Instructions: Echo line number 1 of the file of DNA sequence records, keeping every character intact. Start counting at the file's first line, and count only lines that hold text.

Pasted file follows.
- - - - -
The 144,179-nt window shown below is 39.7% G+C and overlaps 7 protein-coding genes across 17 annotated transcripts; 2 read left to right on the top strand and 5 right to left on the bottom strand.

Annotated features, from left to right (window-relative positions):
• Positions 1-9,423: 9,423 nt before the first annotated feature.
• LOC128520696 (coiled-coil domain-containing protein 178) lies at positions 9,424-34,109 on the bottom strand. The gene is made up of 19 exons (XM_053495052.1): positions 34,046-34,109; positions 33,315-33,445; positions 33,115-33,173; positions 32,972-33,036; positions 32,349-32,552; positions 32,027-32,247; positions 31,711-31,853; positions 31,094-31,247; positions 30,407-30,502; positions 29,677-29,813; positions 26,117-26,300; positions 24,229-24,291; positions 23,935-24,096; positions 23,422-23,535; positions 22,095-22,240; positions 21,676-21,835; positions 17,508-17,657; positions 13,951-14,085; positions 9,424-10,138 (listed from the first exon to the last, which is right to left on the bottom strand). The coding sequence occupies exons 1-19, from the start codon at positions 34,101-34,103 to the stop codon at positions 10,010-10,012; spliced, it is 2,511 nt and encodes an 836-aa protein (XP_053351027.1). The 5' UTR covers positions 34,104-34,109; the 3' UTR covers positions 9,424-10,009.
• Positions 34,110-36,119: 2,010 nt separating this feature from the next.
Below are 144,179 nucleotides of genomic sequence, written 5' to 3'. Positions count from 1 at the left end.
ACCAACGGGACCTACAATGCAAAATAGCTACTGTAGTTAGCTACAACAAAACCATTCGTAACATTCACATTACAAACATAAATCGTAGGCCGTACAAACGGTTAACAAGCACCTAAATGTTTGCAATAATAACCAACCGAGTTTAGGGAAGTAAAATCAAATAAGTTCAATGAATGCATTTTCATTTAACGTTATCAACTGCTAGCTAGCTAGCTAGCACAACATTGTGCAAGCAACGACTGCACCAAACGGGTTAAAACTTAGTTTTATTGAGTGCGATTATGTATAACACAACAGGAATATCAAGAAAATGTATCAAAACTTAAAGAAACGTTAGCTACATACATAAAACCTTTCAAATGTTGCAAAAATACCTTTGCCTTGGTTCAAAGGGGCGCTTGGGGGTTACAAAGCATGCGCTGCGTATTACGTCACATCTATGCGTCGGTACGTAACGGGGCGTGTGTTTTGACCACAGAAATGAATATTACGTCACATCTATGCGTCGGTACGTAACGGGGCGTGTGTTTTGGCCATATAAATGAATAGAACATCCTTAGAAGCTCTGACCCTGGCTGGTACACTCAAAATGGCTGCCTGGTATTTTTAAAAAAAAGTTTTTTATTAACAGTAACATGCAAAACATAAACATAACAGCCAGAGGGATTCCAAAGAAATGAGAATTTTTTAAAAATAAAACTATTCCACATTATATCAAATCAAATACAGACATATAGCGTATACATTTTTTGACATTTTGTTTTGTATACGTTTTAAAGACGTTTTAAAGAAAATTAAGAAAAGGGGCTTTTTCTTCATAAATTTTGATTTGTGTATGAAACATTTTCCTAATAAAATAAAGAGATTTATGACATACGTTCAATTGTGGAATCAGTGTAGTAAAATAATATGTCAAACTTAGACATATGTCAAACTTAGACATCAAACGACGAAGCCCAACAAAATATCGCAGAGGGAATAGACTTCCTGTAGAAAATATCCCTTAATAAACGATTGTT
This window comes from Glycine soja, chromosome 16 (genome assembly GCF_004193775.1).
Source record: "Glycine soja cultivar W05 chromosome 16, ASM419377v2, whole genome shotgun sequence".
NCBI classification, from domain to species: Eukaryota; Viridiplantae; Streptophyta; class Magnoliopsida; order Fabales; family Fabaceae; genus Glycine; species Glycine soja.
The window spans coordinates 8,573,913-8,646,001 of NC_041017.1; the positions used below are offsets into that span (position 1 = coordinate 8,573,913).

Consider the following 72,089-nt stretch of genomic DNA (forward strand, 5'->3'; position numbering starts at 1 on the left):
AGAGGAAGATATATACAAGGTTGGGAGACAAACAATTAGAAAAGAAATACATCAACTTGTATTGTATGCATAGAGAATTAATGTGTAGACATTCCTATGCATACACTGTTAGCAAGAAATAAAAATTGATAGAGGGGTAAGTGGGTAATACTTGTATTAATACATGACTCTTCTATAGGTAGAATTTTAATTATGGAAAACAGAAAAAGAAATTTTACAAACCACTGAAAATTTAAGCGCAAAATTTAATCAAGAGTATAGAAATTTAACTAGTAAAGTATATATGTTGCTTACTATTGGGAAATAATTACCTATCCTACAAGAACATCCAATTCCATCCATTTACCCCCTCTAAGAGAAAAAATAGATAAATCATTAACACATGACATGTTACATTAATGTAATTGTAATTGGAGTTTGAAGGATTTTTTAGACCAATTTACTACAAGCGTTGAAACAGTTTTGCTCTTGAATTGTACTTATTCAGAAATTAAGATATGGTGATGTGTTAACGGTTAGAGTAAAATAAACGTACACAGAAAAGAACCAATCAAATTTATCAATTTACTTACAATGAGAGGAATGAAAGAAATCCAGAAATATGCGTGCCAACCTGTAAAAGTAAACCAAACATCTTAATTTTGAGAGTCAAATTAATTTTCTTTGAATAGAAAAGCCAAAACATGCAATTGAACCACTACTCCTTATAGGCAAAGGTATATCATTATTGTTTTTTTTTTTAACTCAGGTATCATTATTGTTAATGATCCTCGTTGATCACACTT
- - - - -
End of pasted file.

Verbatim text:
The 144,179-nt window shown below is 39.7% G+C and overlaps 7 protein-coding genes across 17 annotated transcripts; 2 read left to right on the top strand and 5 right to left on the bottom strand.